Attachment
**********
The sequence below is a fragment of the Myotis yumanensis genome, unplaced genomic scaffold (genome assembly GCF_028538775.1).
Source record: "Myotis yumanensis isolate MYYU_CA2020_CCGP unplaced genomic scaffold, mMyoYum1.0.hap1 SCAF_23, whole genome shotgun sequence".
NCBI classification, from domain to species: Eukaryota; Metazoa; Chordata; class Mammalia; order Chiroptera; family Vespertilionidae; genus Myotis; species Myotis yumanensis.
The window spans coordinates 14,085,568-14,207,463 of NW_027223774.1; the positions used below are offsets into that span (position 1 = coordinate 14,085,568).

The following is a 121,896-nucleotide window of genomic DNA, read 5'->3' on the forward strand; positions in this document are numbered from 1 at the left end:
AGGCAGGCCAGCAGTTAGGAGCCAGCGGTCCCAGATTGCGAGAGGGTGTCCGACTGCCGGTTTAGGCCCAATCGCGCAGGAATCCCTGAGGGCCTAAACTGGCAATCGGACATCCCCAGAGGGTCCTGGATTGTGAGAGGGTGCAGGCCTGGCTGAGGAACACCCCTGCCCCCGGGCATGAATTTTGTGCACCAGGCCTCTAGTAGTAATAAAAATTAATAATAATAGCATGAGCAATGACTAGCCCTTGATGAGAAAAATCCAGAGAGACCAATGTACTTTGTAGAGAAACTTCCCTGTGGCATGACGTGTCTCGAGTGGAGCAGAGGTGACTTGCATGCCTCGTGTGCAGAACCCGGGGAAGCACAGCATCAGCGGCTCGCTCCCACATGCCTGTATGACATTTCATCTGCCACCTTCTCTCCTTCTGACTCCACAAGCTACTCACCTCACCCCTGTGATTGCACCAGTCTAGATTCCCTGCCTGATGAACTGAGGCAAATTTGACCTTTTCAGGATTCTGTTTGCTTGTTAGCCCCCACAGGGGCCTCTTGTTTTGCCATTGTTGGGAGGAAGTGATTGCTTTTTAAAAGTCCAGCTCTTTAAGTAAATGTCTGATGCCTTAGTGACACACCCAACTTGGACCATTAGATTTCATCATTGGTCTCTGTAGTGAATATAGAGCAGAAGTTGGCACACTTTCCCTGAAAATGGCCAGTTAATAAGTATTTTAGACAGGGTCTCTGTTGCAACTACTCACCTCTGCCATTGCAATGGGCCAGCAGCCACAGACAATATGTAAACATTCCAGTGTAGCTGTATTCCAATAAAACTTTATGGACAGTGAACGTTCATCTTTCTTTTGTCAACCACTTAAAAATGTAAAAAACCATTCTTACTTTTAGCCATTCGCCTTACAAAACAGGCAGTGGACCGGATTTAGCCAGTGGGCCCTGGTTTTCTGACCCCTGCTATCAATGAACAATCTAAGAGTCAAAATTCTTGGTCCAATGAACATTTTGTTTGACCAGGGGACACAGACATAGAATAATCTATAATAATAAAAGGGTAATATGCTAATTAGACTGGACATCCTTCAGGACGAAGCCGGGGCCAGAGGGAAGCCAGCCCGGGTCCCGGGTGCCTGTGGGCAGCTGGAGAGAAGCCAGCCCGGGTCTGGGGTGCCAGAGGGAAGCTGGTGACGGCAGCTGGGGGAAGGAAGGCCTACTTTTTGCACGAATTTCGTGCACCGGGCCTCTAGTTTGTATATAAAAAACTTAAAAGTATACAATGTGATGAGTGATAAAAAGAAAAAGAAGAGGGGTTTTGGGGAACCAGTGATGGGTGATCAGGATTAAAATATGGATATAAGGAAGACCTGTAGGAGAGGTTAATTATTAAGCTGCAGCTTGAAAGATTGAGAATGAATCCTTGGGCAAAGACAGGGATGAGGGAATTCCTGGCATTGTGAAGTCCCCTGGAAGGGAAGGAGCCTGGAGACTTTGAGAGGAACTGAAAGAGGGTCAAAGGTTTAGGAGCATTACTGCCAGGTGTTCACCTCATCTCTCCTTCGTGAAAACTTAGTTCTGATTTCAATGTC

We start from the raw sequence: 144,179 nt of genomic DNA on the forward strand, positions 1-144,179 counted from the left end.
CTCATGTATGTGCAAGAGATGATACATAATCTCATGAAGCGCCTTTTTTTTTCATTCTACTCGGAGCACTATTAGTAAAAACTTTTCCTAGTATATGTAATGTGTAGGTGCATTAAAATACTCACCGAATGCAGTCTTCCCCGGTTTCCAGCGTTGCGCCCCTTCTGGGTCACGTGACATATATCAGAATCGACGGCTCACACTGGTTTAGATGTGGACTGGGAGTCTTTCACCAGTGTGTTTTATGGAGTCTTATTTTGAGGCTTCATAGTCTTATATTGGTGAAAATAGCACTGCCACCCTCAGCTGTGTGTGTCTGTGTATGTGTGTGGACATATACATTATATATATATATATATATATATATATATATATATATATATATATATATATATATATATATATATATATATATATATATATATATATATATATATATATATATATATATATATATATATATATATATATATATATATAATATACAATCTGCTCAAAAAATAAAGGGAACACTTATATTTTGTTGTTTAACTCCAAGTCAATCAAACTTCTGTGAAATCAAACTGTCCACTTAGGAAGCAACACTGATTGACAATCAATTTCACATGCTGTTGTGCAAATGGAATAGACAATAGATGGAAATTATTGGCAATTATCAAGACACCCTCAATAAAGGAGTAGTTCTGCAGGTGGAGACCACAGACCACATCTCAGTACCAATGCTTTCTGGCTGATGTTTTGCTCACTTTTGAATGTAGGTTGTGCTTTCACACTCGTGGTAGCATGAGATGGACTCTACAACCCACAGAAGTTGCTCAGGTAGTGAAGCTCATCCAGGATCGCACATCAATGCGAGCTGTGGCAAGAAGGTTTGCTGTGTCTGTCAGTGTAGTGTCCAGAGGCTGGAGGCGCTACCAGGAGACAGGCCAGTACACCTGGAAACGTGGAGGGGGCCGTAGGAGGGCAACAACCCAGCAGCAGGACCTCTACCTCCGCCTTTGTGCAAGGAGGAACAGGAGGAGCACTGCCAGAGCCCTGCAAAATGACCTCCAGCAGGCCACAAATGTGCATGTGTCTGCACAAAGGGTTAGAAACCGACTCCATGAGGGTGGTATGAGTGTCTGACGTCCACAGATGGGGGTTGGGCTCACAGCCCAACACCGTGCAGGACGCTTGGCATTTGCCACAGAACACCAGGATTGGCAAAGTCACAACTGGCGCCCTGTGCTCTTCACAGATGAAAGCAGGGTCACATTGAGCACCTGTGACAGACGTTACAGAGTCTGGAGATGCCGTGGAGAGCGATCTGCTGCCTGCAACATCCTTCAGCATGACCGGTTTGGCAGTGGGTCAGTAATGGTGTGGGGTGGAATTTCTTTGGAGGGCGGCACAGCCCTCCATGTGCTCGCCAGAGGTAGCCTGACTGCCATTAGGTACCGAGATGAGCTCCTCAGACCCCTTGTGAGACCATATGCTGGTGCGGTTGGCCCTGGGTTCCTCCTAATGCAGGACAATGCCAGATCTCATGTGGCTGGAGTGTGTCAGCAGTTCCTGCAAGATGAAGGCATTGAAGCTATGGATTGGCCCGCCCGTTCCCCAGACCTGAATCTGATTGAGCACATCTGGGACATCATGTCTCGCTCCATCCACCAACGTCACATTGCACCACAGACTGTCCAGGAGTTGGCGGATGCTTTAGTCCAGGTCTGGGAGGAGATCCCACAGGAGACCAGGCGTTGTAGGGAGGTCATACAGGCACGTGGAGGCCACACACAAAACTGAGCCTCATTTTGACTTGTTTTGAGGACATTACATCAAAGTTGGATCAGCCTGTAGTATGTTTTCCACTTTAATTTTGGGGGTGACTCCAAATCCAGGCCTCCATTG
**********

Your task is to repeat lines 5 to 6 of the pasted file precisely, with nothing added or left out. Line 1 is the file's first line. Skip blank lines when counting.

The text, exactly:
The following is a 121,896-nucleotide window of genomic DNA, read 5'->3' on the forward strand; positions in this document are numbered from 1 at the left end:
AGGCAGGCCAGCAGTTAGGAGCCAGCGGTCCCAGATTGCGAGAGGGTGTCCGACTGCCGGTTTAGGCCCAATCGCGCAGGAATCCCTGAGGGCCTAAACTGGCAATCGGACATCCCCAGAGGGTCCTGGATTGTGAGAGGGTGCAGGCCTGGCTGAGGAACACCCCTGCCCCCGGGCATGAATTTTGTGCACCAGGCCTCTAGTAGTAATAAAAATTAATAATAATAGCATGAGCAATGACTAGCCCTTGATGAGAAAAATCCAGAGAGACCAATGTACTTTGTAGAGAAACTTCCCTGTGGCATGACGTGTCTCGAGTGGAGCAGAGGTGACTTGCATGCCTCGTGTGCAGAACCCGGGGAAGCACAGCATCAGCGGCTCGCTCCCACATGCCTGTATGACATTTCATCTGCCACCTTCTCTCCTTCTGACTCCACAAGCTACTCACCTCACCCCTGTGATTGCACCAGTCTAGATTCCCTGCCTGATGAACTGAGGCAAATTTGACCTTTTCAGGATTCTGTTTGCTTGTTAGCCCCCACAGGGGCCTCTTGTTTTGCCATTGTTGGGAGGAAGTGATTGCTTTTTAAAAGTCCAGCTCTTTAAGTAAATGTCTGATGCCTTAGTGACACACCCAACTTGGACCATTAGATTTCATCATTGGTCTCTGTAGTGAATATAGAGCAGAAGTTGGCACACTTTCCCTGAAAATGGCCAGTTAATAAGTATTTTAGACAGGGTCTCTGTTGCAACTACTCACCTCTGCCATTGCAATGGGCCAGCAGCCACAGACAATATGTAAACATTCCAGTGTAGCTGTATTCCAATAAAACTTTATGGACAGTGAACGTTCATCTTTCTTTTGTCAACCACTTAAAAATGTAAAAAACCATTCTTACTTTTAGCCATTCGCCTTACAAAACAGGCAGTGGACCGGATTTAGCCAGTGGGCCCTGGTTTTCTGACCCCTGCTATCAATGAACAATCTAAGAGTCAAAATTCTTGGTCCAATGAACATTTTGTTTGACCAGGGGACACAGACATAGAATAATCTATAATAATAAAAGGGTAATATGCTAATTAGACTGGACATCCTTCAGGACGAAGCCGGGGCCAGAGGGAAGCCAGCCCGGGTCCCGGGTGCCTGTGGGCAGCTGGAGAGAAGCCAGCCCGGGTCTGGGGTGCCAGAGGGAAGCTGGTGACGGCAGCTGGGGGAAGGAAGGCCTACTTTTTGCACGAATTTCGTGCACCGGGCCTCTAGTTTGTATATAAAAAACTTAAAAGTATACAATGTGATGAGTGATAAAAAGAAAAAGAAGAGGGGTTTTGGGGAACCAGTGATGGGTGATCAGGATTAAAATATGGATATAAGGAAGACCTGTAGGAGAGGTTAATTATTAAGCTGCAGCTTGAAAGATTGAGAATGAATCCTTGGGCAAAGACAGGGATGAGGGAATTCCTGGCATTGTGAAGTCCCCTGGAAGGGAAGGAGCCTGGAGACTTTGAGAGGAACTGAAAGAGGGTCAAAGGTTTAGGAGCATTACTGCCAGGTGTTCACCTCATCTCTCCTTCGTGAAAACTTAGTTCTGATTTCAATGTC